I just watched the latest episode of 24. There are six episodes left until the end of the season, and having finished tonight’s, I was left profoundly dissatisfied. Not because it wasn’t good or exciting (thankfully, it’s picked up in the last few episodes), but because it wasn’t finished. I was tired of the lack of conclusion, of the fact that there isn’t a happy ending for Jack Bauer, at least for another six episodes. (And even then, we know he’s gonna have at least two more crappy days, based on the fact that 24 will be running for another couple seasons.)
I suppose it’s analogous to watching The Lord of the Rings, and having just finished The Two Towers, realizing that, amidst the jubilation following the Battle of Helm’s Deep, there’s still at least another three hours until a happy ending: Frodo and Sam still have a ways to go before they get to Mount Doom, Aragorn still hasn’t claimed his throne or gotten together with the girl (and that’s only going to happen if he survives). Maybe I’m alone in wanting happy endings, things to be all okay, and people to get along. But I don’t think I am.
See, I think it’s in all of us, this desire for a happy ending. It’s even in creation itself, according to the Apostle Paul, which “waits with eager longing, … groaning in labor pains” (Romans 8:19, 22) for the happy ending to come. From that statement, we can note a few things.
First, this desire for a happy ending – for an end to senseless war and violence and killing (yesterday, more than 30 people at Virginia Tech were shot), for an end to millions of people dying in Africa everyday because of lack of clean water and AIDS and other preventable diseases, for an end to dysfunctional relationships, betrayals of trust and heartbreak – this desire is natural; it is inherent in creation itself.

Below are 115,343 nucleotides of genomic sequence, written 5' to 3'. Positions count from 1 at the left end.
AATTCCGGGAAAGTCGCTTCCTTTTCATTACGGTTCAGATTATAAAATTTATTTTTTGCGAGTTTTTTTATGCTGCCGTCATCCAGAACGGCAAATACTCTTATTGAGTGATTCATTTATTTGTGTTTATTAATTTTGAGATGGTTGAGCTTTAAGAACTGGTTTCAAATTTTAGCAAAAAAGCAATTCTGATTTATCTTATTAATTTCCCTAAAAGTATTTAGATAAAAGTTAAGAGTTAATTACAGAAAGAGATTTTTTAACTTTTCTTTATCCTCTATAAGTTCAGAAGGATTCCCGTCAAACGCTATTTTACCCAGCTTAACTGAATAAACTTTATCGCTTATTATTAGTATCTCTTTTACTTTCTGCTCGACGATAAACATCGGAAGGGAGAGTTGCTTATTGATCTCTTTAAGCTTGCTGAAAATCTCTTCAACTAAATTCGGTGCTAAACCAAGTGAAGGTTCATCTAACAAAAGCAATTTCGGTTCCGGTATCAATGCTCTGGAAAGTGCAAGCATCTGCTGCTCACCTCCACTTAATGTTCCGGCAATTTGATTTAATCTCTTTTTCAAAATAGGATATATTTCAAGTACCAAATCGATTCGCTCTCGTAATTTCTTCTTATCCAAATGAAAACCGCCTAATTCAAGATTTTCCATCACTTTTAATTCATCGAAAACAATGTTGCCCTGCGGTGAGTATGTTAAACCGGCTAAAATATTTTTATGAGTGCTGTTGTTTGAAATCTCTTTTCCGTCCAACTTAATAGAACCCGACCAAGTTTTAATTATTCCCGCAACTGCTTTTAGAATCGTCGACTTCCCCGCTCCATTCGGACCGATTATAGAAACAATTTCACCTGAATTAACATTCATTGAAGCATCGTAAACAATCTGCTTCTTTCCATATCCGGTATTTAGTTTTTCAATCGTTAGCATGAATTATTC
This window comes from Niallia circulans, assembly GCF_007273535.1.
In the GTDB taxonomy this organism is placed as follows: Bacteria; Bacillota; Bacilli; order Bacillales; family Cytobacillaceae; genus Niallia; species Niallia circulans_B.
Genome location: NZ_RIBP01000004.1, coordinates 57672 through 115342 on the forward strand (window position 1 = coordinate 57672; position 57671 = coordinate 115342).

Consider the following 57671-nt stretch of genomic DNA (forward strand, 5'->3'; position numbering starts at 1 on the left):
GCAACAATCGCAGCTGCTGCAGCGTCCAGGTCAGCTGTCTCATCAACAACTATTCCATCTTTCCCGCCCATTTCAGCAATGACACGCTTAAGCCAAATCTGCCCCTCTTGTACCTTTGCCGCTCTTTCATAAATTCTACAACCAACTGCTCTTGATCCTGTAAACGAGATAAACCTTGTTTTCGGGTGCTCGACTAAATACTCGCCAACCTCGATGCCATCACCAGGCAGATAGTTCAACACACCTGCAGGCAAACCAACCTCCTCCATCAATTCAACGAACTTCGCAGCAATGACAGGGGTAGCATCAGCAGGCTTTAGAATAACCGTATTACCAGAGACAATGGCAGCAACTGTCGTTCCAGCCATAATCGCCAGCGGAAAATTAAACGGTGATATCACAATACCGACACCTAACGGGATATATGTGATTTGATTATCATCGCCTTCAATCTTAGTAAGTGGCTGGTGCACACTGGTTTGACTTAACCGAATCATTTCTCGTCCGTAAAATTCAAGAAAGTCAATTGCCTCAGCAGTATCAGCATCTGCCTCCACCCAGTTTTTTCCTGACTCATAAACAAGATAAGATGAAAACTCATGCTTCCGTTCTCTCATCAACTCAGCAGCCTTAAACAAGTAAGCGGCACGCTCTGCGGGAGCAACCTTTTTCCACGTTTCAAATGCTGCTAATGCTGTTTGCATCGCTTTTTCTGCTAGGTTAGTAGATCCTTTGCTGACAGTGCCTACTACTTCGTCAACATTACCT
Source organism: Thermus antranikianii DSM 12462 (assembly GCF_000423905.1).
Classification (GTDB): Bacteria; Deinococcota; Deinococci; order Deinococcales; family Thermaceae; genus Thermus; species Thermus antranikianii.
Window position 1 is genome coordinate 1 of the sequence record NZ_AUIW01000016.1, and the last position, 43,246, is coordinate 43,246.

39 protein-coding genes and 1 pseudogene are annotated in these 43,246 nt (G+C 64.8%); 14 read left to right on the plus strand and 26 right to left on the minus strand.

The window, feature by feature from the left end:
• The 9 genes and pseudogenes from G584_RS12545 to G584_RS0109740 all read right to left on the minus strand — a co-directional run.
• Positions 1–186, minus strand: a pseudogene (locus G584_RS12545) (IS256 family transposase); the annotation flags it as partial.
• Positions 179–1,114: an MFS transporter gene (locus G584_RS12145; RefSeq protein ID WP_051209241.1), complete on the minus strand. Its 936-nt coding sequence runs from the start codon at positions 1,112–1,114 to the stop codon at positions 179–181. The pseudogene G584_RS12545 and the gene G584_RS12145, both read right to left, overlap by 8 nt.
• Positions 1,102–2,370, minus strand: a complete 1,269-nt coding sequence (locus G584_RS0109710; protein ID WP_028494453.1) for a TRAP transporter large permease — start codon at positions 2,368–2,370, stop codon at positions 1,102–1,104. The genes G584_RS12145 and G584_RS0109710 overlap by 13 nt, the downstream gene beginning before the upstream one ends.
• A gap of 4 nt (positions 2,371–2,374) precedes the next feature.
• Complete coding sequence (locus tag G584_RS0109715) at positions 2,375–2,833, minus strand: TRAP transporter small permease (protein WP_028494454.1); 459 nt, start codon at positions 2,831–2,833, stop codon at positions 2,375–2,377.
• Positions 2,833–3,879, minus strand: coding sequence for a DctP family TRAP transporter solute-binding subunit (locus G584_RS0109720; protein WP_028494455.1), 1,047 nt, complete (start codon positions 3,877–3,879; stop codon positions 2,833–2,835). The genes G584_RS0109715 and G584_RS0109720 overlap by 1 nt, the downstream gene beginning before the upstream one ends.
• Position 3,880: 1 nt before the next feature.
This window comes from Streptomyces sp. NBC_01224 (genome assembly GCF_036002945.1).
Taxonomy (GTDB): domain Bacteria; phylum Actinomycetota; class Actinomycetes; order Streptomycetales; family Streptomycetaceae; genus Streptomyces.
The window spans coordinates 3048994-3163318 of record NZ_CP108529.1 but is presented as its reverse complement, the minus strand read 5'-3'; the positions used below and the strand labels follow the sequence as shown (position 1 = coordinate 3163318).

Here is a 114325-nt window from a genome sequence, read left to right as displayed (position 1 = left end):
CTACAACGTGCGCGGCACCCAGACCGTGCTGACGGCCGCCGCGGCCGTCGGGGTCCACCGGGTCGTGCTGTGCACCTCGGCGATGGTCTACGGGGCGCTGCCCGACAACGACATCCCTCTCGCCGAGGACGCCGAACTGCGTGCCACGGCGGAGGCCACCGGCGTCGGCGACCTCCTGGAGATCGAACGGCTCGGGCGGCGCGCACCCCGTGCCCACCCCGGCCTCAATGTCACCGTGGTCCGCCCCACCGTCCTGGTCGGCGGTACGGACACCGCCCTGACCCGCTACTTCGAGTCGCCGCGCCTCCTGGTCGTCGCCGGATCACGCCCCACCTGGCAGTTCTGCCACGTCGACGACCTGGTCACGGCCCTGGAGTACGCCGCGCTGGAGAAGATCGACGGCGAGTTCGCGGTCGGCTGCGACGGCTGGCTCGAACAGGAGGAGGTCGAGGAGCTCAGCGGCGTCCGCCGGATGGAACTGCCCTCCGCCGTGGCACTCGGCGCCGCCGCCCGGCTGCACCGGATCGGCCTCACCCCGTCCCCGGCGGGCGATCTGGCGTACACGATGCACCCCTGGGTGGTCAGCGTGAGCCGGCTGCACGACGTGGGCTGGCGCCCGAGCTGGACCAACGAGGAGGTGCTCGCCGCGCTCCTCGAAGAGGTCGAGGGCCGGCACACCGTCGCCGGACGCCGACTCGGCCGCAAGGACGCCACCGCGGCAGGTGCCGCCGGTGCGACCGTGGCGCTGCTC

Second, there is a happy ending: it’s not just a pie in the sky theory that might possibly come true; it’s gonna happen, whether we want it or not; Jesus is coming back, whether we want him to or not (Isaac Newton predicted that Jesus would come again in 2060; only 53 years to go …).
And finally, it’s gonna hurt in the meantime, it’s gonna be hard. Now I’ve never experienced labor pains. And I’m glad I never will. But I have many friends who have given birth, and have shared their experiences (one of the wonders of living on a hallway with families). [Episiotomy: enough said.] It’s not going to be easy, being in this place of tension and longing for what’s to come.
But here’s an encouraging final thought: in the meantime, we’re not alone. Jesus said: “Remember, I am with you always, to the end of the age (i.e. until he comes back again)” (Matthew 28:20). And life with Jesus now … it can also be pretty good. Go figure.